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Baby Had Penny Stuck In His Throat For 37 Days (Photo)

An 8-month-old boy from Long Beach, California, had a penny stuck in his throat for 37 days before doctors figured out what was causing his illness.

In June, Samantha Knox’s son, E.J., became listless and withdrawn, with a fever of 103 degrees and a rash on his belly, KCAL reports.

Knox took E.J. to multiple pediatricians and urgent care centers, and was told he had a viral infection.

When she asked her family’s health care provider, HealthCare Partners, to run some tests to confirm it was a virus after E.J.’s fever was on its fifth day, the company denied the request, Knox wrote on a petition she started.

“We would be in and out of the hospital 6 times over the next month,” she wrote. “Doctors and nurses kept insisting it was a virus.”

“It was heart-wrenching to watch my son completely suffer,” Knox told KCAL.

After more than a month had passed and E.J. was still sick, Knox took him to Miller Children’s Hospital Long Beach. The doctors there discovered what was causing E.J.’s illness -- he had a penny stuck in his throat.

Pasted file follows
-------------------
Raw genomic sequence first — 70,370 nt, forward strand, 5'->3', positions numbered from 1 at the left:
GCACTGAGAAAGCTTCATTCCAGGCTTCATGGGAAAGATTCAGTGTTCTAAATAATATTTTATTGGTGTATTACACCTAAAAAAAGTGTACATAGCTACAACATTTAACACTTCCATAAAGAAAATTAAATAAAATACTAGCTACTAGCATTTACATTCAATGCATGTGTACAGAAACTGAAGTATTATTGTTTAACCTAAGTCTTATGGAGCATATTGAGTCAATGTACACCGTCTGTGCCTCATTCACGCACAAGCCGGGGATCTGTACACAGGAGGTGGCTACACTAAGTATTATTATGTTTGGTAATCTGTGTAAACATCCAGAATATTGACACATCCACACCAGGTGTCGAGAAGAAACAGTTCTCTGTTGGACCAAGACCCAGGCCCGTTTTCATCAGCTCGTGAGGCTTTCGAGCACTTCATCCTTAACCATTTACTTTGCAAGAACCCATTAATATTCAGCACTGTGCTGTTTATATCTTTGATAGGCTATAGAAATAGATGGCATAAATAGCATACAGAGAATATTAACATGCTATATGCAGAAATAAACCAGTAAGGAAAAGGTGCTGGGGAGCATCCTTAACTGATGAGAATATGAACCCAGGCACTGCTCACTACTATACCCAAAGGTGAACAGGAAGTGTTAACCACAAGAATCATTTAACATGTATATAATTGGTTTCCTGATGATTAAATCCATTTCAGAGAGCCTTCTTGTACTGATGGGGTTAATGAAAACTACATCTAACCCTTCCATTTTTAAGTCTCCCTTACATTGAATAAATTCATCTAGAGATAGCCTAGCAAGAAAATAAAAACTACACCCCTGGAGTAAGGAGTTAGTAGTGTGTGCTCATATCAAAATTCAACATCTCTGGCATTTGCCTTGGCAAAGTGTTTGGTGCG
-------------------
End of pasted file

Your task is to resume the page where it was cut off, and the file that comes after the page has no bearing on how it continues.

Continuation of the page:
“When they gave me the news, I immediately started crying,” Knox said.

E.J. had surgery, but Knox believes that would have been done sooner if the other doctors had taken an X-ray of her son.

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"It had been there so long he had 2 ulcers in his throat and his air supply was compromised,” Knox explained in the petition. “Had the coin moved while he was sleeping, he could have suffocated.”

Knox does not know how the penny became lodged in E.J.’s throat.

“This very small object could’ve potentially been the worst outcome for my son,” she said.

Through her petition on, Knox is calling on HealthCare Partners and demanding that “they pay for their negligence.”

“They need to pay for our medical bill and reimburse me for the loss of paid time off,” she wrote. “We are our children’s advocate when they cannot speak, and they should have listened to us when we knew our child was in trouble.”

The petition currently has more than 85,000 supporters. If it reaches its goal of 150,000, it will be sent to Eric Alegria, Sr., director of operations at  HealthCare Partners.

Sources: KCAL, / Photo credit: Roman Oleinik/Wikimedia Commons, Samantha Knox via

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